NZ IFF 2020 Day 2

Happily the streaming for the festival continues to be solid, even as the booking remains opaque. Today was the chance to watch some kid-focused films, the existence of which is one of the things I greatly appreciate about the festival. Sadly, and surprsingly, this year the usually reliable short films let me down badly.

Animation for Kids 4+

A delightful collection of animated shorts for children. Clocking in at a little over an hour (not the hour and a half in the schedule!), a well thought out group of 5-10 minute films that, for the most part, don’t rely on dialoguie or subtitles for their effect. A great mix of whimsy and more serious topics, it delighted and engaged the adults and kids in our house.

Animation for Kids 8+

A much more mixed bag that the shorts for 4+. Several in this collection - Ties, about an adult leaving home; Matches, a seven year old talking about his views on life; and Emily - seemed far more like short films aimed at adults, with only Ties really being about children. And it was the one that was mired in a bunch of frankly awful stuff: do 8 year olds need a kid telling them that the perfect girlfriend spends all day in the bath prepping herself for the boyfriend she spends all day thinking about?

The delight of Athleticus, a collection of whimsical and amusing “what if animal Olympics”, or Away didn’t lessen this as the worst 8+ collection I’ve seen at the festival. My 8 year old, normally an avid film watcher, was bored for long stretches, and my 13 year old was pissed off by and contemptuous of the views about women expressed in Ties. A hard F grade from me.

Boze Cialo / Corpus Christi

Some years ago I saw the remarkable Dr Knock, a film I can’t recommend highly enough. Introducing us to a criminal who may or may not have conned his way into a career as a doctor, it leaves us to dwell in an unresolved ambiguity as to the character’s background, but presents us with his actions and ask what is the nature of a good and a good man. It’s a smart, funny, warm, and wonderful film and I can’t recommend it highly enough.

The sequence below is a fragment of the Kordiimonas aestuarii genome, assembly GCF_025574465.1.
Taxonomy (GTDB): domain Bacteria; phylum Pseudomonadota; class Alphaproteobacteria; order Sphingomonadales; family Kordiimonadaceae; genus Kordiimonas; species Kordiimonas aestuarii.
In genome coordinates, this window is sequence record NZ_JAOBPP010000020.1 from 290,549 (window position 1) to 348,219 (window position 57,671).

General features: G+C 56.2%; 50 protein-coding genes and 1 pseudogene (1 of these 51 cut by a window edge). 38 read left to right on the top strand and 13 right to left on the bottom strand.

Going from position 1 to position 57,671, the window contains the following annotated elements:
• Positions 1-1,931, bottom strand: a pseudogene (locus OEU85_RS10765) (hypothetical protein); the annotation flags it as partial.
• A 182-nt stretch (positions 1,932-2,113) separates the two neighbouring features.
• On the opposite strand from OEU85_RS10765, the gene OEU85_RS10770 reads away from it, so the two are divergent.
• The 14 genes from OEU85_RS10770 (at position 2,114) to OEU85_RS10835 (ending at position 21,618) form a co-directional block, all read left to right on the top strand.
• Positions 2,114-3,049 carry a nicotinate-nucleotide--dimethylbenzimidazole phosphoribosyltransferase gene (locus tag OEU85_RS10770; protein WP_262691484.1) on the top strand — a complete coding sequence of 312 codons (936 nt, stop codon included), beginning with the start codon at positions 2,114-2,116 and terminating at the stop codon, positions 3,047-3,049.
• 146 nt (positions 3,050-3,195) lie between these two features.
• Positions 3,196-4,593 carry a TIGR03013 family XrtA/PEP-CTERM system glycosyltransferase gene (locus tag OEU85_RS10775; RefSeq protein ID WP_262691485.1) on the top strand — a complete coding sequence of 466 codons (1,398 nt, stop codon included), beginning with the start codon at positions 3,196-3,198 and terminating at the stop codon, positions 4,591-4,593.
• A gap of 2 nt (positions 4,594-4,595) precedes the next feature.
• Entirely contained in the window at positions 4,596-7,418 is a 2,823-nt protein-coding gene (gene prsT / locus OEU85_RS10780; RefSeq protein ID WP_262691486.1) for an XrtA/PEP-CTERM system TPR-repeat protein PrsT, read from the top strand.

When I saw the summary for Corpus Christi I seized on it; after all, it has much the same basic premise in a different context: A young crook fakes his way into becoming a village priest, and we see what unfolds.

While the story has some themes in common, the execution is very different. In Knock it is ultimately a mystery as to the status of the Doctor. We don’t know if he qualified or not; we can only judge him by his work and the effects on the community. The man himself remains a mystery, and we have little view into his interior life. Here, though, things are quite different: Daniel is desperate to become a priest, inspired by the man who tends to the flock at his young offenders’ prison. The priest, though, draws a line under this ambition, blunty informing him that seminaries will never accept a convict. We know, therefore that he is a fake from the moment he first cons the village into accepting him as a stand-in for the incumbent. There is, however, a trade-off. While are not left with a blank slate in the way we are with Knock, we get something else, and just as interesting in a different way; Corpus Christi allows us to understand the effects on Daniel of his deception. With Knock we see how the man changes the village, which we see here, too, and Daniel upends the idea of what a priest can be, how a faith can be renewed in its vitality - but also how an outsider can challenge the cosy assumptions of a small community. But we never know Knock’s own life, while here we explore how the change in context for Daniel, no longer a crook surrounded by crooks, but a respected member of a community, creates a change in the man.

A funny, touching, but ultimately sad film, well worth the watch.